UBC hires on the basis of merit and is committed to employment equity and diversity within its community. All qualified persons are encouraged to apply. We especially welcome applications from members of visible minority groups, women, Aboriginal persons, persons with disabilities, persons of minority sexual orientations and gender identities, and others with the skills and knowledge to engage productively with diverse communities. Canadian citizens and permanent residents of Canada will be given priority. This position is subject to final budgetary approval. Salary will be commensurate with qualifications and experience.

Deadline: Applications and all supporting materials must be received by January 5, 2016.

Review of applications will begin soon after this date and will continue until the position is filled.

Linking Language, Culture, and the Environment: Twenty years of Biocultural Diversity Research and Action, 11:30 am – 1 pm, Sep. 24, 2015

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Thursday, September 24: Linking Language, Culture, and the Environment: Twenty years of Biocultural Diversity Research and Action

Indigenous societies tend to make no distinction between “nature” and “culture”, seeing people as an intrinsic part of a greater whole that is the natural world. In Western ways of thinking, instead, “nature” and “culture” have often been conceptualized as distinct realms, and people have been seen as separate from (and even dominant over) nature. So pervasive has this dichotomy been, that our vocabularies contain no words to refer to “nature and culture” together.
The concept of biocultural diversity emerged two decades ago as a way of bridging this gap. A new word had to be coined to encapsulate the idea that diversity in nature (biodiversity) and diversity in culture (cultural and linguistic diversity) are all manifestations of the diversity of life, and that they are interconnected and interdependent. This lecture by Dr. Luisa Maffi reviews the history and conceptual foundations of biocultural diversity and its applications in a variety of “real-world” situations.

Hosted by the First Nations and Endangered Languages Program & Department of Anthropology.

Thursday, September 24
11:30 AM-1:00 PM
Anthropology and Sociology Building (near MOA)
Room 1109, 6303 NW Marine Drive’
Everyone is welcome.

For more information, contact Mark Turin,, 604-827-0613.

Source: The Talking Stick: News and Information from the First Nations Longhouse, September 15, 2015

The Wixaritari and the Heart of the World, 7 pm, Sep. 29, 2015

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Tuesday, September 29: The Wixaritari and the Heart of the World
Join MOA Director Dr. Anthony Shelton for a special lecture on The Wixaritari (Huichol). The Wixaritari, who live in the mountainous, isolated parts of northwest Mexico, have retained a unique cosmology despite continuous threats to despoil their land and sacred sites. Their homeland was created through the sacrifice of their ancestral deities who became transformed into the land, mountains, seas and plant and animal forms that surround them. This presentation will open a glimpse into this world and describe some of their techniques and philosophy which enables them to see what is invisible to others.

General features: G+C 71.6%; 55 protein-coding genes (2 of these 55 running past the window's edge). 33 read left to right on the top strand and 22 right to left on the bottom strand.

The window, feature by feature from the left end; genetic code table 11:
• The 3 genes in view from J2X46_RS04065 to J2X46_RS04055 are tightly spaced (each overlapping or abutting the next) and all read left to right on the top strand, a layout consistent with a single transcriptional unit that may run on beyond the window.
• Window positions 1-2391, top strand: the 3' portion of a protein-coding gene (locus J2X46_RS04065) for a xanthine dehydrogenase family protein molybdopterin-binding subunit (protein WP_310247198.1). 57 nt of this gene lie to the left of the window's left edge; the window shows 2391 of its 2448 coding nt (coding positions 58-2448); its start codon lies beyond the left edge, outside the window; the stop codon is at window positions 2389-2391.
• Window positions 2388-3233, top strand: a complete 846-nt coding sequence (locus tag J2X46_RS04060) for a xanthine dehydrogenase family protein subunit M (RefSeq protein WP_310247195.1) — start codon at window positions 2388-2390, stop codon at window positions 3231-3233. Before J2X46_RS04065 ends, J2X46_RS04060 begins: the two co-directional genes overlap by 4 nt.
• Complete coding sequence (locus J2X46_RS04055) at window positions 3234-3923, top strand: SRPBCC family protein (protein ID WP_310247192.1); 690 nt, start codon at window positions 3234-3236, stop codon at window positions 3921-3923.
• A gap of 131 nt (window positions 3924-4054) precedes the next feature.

Tuesday, September 29 at 7pm
UBC Museum of Anthropology

Source: The Talking Stick: News and Information from the First Nations Longhouse, September 15, 2015

Course – LLED 565D: Indigenous Language and Cultural Education: Local and Global Perspective. UBC, Winter 1, Sept – Dec 2015

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Term: Winter 1, Sept – Dec 2015

Course Number: LLED 565D

Course Section: 061

Day: Tuesdays

Time: 6:00 pm – 9:00 pm

Location: UBC, Scarfe 308A  

Course Description: This course will create an opportunity for students to engage in the educational perspectives of Indigenous peoples and communities on an international scale. We will review various practices, theories, methodologies and epistemologies that have emerged from diverse cultural and linguistic backgrounds.

Course Delivery: This hybrid course will be delivered face-to-face and through video conferencing on a weekly basis.

Participating Global Sites & Instructors:

  • University of British Columbia, Candace K. Galla (Hawaiian)
  • University of Hawaiʻi Hilo, Keiki Kawaiʻaeʻa (Hawaiian)
  • University of Alaska Fairbanks, Beth Leonard (Deg Hit’an Athabaskan)
  • University of Arizona, Sheilah Nicholas (Hopi)
  • Diné College, Cynthia Benally (Navajo)
  • Te Whare Wānanga o Awanuiārangi-Whakatane, Rosina Taniwha (Māori)

Decolonization: Indigeneity, Education & Society journal publishes new blog series exploring hip hop and decolonization

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Decolonization: Indigeneity, Education & Society just published a series entitled “Hip Hop and Decolonization” that includes twelve essays from hip hop artists and thinkers spanning a wide range of ideas and communities. Many of the essays utilize and incorporate audio and video, including the essay from Mark V. Campbell, which has a specially recorded DJ set for his essay.

Check out the essays below!

Jasiri X – Motivation and Mission (Don’t Let Them Get Away With Murder)

SCZ – Remixing: Decolonial Strategies in Cultural Production

Kyle T. Mays – Can We Live And Be Modern? Decolonization, Indigenous Modernity, and Hip Hop

Jenell Navarro – Remixing Education: Tall Paul’s Contributions to Decolonizing the Classroom

Susan Blight – Where You’re From and Where You’re At: Place, Space and the Assertion of Nationhood in Shibastik’s “Moose River”

Frank Waln – Indigenous Hip Hop and Performance as Resurgence

Bryce Henson – Burning the Imperialist Nostalgia: The Native Urban Renaissance in North America

Mark V. Campbell – Sonic Intimacies: On DJing Better Futures

Chandni Desai – Trackin’ Settler Colonial Erasures in Palestine: Decolonizing Zionist Toponymy

Lindsay Knight (Eekwol) – Rhyming Out the Future: Reclaiming Indigenous Identity Through Hip Hop

Mahlikah Awe:ri (of the Red Slam Collective) – Right Level, Next Level: Indigenizing Hip Hop

Professor D.Us (of Dope Poets) – Hip Hop’s Origins as Organic Decolonization